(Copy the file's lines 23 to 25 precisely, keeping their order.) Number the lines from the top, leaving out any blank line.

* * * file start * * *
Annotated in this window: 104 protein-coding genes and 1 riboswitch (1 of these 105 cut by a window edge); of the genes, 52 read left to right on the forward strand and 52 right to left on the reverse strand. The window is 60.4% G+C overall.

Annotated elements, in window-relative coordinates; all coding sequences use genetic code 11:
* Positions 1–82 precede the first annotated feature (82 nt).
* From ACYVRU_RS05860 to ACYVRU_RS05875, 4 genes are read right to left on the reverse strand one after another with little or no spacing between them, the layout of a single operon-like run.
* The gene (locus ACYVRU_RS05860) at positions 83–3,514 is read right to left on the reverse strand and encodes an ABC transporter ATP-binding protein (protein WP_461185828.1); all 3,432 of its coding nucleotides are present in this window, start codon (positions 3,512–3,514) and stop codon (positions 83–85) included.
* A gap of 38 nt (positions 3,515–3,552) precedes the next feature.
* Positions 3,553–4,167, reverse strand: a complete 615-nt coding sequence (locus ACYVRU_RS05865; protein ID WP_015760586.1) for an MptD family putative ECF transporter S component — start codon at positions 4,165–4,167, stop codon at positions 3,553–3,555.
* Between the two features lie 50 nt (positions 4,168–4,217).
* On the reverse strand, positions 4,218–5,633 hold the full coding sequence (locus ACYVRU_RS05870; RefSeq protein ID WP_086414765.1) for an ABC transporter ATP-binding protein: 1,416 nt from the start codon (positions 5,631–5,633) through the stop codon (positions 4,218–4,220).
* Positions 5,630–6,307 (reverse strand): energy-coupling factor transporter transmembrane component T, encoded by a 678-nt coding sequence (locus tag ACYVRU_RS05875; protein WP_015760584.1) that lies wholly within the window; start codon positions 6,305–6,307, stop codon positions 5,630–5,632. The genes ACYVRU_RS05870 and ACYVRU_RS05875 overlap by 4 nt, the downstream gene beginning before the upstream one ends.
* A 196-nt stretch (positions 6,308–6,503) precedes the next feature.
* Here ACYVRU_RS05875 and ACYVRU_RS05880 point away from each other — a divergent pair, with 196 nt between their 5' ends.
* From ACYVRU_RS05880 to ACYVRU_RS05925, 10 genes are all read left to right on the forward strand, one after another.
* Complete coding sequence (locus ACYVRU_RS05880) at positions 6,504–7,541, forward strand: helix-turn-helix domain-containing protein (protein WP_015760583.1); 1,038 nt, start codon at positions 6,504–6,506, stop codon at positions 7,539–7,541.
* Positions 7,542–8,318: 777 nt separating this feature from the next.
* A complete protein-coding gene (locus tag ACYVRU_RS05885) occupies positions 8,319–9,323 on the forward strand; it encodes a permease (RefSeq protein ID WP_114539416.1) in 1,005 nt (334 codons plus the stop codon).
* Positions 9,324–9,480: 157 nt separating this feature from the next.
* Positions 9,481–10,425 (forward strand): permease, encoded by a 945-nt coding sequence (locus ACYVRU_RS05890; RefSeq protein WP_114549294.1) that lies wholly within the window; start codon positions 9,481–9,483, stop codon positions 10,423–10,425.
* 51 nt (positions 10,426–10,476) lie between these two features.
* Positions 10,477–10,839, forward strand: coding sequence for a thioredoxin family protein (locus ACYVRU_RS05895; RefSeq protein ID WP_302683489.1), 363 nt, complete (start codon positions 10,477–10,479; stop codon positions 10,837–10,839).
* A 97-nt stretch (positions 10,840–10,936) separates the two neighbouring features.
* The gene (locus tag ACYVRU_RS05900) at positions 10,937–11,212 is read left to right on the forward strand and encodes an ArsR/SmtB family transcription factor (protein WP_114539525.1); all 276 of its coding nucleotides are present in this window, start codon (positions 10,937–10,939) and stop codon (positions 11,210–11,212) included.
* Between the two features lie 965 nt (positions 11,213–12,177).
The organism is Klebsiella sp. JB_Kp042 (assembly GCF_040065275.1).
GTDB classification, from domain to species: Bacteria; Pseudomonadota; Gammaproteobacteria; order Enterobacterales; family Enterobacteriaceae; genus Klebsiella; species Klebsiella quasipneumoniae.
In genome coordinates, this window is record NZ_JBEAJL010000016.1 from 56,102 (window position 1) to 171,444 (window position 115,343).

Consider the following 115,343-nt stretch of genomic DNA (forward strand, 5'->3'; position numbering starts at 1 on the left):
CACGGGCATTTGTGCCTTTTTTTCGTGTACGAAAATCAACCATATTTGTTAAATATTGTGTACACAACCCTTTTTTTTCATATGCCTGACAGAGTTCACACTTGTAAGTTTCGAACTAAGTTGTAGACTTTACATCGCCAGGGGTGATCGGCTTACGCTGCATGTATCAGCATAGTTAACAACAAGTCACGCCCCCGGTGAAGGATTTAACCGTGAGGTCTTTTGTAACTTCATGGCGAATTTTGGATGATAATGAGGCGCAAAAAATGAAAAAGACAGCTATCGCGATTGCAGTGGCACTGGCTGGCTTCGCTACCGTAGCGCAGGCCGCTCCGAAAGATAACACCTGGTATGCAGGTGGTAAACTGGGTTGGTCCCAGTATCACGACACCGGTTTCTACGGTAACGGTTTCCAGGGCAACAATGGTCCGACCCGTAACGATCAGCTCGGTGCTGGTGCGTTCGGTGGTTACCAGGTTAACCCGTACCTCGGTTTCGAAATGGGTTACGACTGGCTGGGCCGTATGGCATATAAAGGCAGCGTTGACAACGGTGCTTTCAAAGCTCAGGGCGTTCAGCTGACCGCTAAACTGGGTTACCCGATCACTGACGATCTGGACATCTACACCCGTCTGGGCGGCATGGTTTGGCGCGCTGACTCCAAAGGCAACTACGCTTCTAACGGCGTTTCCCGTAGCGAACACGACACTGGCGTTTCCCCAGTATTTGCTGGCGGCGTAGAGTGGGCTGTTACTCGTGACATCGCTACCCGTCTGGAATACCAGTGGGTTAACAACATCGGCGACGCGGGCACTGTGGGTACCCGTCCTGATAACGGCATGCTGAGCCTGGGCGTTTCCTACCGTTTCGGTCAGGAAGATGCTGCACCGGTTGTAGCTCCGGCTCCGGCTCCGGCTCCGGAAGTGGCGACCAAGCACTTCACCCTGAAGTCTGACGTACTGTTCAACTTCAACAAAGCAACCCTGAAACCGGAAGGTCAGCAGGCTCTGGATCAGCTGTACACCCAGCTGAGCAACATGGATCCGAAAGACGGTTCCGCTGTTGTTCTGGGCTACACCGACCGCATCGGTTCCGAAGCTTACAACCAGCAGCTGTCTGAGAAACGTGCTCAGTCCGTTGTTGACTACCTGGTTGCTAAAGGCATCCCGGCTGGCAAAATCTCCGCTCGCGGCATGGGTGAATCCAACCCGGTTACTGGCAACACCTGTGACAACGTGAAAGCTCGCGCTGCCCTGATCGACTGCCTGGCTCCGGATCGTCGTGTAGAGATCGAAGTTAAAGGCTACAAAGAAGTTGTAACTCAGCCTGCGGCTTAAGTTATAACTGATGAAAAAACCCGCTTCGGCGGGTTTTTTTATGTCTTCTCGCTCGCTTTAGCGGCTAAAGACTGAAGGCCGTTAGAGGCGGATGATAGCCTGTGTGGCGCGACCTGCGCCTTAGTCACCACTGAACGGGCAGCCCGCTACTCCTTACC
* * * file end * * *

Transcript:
* Between the two features lie 965 nt (positions 11,213–12,177).
The organism is Klebsiella sp. JB_Kp042 (assembly GCF_040065275.1).
GTDB classification, from domain to species: Bacteria; Pseudomonadota; Gammaproteobacteria; order Enterobacterales; family Enterobacteriaceae; genus Klebsiella; species Klebsiella quasipneumoniae.